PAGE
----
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How should we handle false accusations?

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  • Mr. Security
    replied
    He said; she said accusations should be dismissed if there isn't corroborating evidence to support the allegation. The accused shouldn't have the burden of proof. I know that it doesn't always work like that in the real world, but there are too many bold face liars with an axe to grind to accept a charge on face value.

    People have been known to file a false police complaint/affidavit for crimes that are difficult to disprove, like battery, peeping Tom, etc. The next thing you know, you have a message on your answering machine asking you to speak with an investigator who may be more than willing to 'fish' for any so called 'evidence' so that a judge is willing to sign off on a warrant.

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  • Lawson
    replied
    That is true. A lot of courts will toss any information that both sides didnt have equal access to.

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  • Mr. Security
    replied
    Originally posted by Warren
    Put it in your "separate" log only, because keeping little details like that can bite one in the ass should it get to court, and logs are submitted.
    Warren: You are correct about the court problem. However, having a separate log will back-fire to since any smart attorney will ask about it during your deposition. Just 'file' it.

    Leave a comment:


  • Warren
    replied
    Originally posted by Bill Warnock
    In some form or fashion, make an entry into the log just in case something does happen or supervision gets a snit.
    Enjoy the day,
    Bill
    Put it in your "separate" log only, because keeping little details like that can bite one in the ass should it get to court, and logs are submitted.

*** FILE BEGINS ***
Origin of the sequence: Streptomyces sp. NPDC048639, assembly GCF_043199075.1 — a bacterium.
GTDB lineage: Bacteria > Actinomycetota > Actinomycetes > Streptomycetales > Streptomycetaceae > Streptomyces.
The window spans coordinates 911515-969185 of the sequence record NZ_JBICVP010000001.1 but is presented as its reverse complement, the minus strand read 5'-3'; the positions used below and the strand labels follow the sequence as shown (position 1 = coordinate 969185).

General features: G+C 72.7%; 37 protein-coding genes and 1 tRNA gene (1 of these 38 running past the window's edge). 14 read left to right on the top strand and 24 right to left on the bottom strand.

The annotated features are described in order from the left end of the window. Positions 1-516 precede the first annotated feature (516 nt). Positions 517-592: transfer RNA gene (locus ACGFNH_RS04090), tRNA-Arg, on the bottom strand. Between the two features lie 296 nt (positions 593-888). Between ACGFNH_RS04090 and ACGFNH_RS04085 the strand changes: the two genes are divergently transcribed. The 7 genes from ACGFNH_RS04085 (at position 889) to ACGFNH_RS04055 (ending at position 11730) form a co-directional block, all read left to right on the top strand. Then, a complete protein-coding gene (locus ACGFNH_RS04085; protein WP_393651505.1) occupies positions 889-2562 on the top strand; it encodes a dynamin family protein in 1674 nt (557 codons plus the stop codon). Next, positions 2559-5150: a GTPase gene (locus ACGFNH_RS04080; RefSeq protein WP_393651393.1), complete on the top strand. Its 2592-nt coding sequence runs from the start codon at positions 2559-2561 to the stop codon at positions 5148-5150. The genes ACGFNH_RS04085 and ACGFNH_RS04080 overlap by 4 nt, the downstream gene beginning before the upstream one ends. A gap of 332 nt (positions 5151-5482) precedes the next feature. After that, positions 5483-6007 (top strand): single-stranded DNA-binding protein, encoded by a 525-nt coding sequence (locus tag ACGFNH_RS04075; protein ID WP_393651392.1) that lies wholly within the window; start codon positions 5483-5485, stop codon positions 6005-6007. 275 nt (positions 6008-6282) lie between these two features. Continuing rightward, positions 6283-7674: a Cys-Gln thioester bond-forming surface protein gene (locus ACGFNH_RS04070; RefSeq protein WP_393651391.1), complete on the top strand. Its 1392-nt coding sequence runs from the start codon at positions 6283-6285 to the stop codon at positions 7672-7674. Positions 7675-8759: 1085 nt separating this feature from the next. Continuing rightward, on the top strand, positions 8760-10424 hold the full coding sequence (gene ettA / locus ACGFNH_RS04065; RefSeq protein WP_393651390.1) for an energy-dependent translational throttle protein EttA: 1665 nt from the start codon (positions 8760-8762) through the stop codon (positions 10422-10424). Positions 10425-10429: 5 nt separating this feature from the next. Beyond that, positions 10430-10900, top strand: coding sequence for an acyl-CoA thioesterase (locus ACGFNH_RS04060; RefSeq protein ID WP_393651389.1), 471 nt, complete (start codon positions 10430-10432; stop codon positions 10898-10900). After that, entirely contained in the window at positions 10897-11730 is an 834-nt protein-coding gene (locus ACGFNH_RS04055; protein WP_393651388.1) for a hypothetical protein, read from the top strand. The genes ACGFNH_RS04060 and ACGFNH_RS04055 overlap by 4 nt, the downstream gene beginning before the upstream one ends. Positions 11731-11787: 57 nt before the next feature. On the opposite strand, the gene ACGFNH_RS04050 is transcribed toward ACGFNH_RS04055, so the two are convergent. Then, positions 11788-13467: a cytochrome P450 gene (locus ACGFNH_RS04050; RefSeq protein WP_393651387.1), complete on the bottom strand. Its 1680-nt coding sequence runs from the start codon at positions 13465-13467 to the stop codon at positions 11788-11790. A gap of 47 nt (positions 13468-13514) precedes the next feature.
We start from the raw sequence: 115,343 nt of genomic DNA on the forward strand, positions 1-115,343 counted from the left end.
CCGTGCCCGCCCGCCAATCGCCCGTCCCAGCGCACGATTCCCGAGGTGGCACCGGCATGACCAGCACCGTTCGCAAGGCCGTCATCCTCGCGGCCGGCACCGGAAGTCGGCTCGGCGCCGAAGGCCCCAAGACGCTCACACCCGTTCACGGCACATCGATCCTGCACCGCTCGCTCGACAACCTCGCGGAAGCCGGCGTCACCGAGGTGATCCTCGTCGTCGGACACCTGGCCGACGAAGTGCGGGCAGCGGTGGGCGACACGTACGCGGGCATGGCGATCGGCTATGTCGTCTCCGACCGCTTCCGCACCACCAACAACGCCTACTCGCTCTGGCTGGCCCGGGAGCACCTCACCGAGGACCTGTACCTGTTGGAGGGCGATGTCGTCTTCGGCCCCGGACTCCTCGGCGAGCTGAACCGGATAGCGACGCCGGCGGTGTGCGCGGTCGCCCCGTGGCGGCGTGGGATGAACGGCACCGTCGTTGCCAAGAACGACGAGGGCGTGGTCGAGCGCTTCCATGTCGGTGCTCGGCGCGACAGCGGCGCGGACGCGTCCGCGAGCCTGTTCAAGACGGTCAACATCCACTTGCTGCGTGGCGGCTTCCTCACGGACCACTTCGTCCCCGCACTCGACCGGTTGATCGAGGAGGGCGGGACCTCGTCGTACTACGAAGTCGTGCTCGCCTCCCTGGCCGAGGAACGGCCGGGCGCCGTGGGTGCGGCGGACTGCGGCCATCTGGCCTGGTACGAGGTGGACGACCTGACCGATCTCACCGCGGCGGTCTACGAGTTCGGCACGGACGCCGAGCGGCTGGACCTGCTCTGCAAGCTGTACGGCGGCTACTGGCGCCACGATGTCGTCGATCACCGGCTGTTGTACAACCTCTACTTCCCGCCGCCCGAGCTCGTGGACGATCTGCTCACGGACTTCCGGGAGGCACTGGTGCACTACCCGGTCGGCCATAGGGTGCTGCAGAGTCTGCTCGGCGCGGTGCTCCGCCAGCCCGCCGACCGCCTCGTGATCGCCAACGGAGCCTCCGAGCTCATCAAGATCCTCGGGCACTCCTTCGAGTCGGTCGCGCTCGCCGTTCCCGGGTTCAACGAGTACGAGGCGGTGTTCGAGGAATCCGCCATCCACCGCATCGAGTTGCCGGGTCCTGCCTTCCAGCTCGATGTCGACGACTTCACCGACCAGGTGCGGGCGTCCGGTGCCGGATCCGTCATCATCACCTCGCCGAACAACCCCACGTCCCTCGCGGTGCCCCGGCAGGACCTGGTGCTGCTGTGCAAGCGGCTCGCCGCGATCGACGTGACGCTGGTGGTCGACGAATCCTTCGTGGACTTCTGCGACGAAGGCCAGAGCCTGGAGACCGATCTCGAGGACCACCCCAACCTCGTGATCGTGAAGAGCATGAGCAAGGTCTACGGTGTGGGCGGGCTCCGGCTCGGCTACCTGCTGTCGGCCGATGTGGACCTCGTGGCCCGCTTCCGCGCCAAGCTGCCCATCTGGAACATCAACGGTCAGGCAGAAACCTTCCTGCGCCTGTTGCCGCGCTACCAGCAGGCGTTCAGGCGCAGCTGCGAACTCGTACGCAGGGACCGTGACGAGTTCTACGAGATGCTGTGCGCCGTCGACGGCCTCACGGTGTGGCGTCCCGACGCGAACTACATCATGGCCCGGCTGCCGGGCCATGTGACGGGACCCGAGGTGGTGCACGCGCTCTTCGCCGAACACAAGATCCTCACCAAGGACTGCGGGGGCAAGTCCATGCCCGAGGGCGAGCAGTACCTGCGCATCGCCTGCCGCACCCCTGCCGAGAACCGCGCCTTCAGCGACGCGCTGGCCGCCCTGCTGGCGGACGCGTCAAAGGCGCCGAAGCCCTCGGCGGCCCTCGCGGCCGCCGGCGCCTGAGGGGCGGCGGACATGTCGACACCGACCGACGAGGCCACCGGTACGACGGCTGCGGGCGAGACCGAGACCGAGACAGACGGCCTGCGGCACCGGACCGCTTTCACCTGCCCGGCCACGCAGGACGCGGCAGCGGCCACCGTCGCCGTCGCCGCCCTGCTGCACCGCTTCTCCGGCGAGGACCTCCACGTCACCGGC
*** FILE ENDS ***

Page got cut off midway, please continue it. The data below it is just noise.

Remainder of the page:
Leave a comment:


  • Bill Warnock
    replied
    Originally posted by histfan71
    So long as you are not ignoring legitimate complaints, then I am OK with round-filing the others.
    In some form or fashion, make an entry into the log just in case something does happen or supervision gets a snit.
    Enjoy the day,
    Bill

    Leave a comment:


  • Guest's Avatar
    Guest replied
    Originally posted by The_Mayor
    Not a problem I got your backs, and yes histfan I sincerley do consider myself to be a credit to the industry. I do my job with pride, no complaints here.
    So long as you are not ignoring legitimate complaints, then I am OK with round-filing the others.

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  • Guest's Avatar
    Guest replied
    Not a problem I got your backs, and yes histfan I sincerley do consider myself to be a credit to the industry. I do my job with pride, no complaints here.

    Leave a comment:


  • Warren
    replied
    Originally posted by The_Mayor
    Hello Mr. Security. Hope all is well with you.


    Complaints that I ignore.
    1. "Officer is in the wrong" because he/she enforced policy ie: (no minors loitering after 11 PM, warning homeowner against letting there dog(s) onto the streets unattended, warning homeowner/homeowner's child of loud noise coming from party, warning minors parked in secluded area in cars not allowed,etc . I ignore these because they come a dime a dozen. Daddy lives in a $2.5 million home and its never his kids fault...but always the security/whoever else's fault. Or mommy is a real looker and got in with a rich guy and it is never her kids fault. Or some rendition of the above.

    Complaints that I would take notice of and get supervisor.
    1. Any legitimate complaint involving conduct of an officer/any employee.

    In these examples, I can completely agree. Wait for some form of legal action, or the registered mail complaint....of which I have yet to ever get.

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  • Mr. Security
    replied
    Originally posted by The_Mayor
    Hello Mr. Security. Hope all is well with you.


    Complaints that I ignore.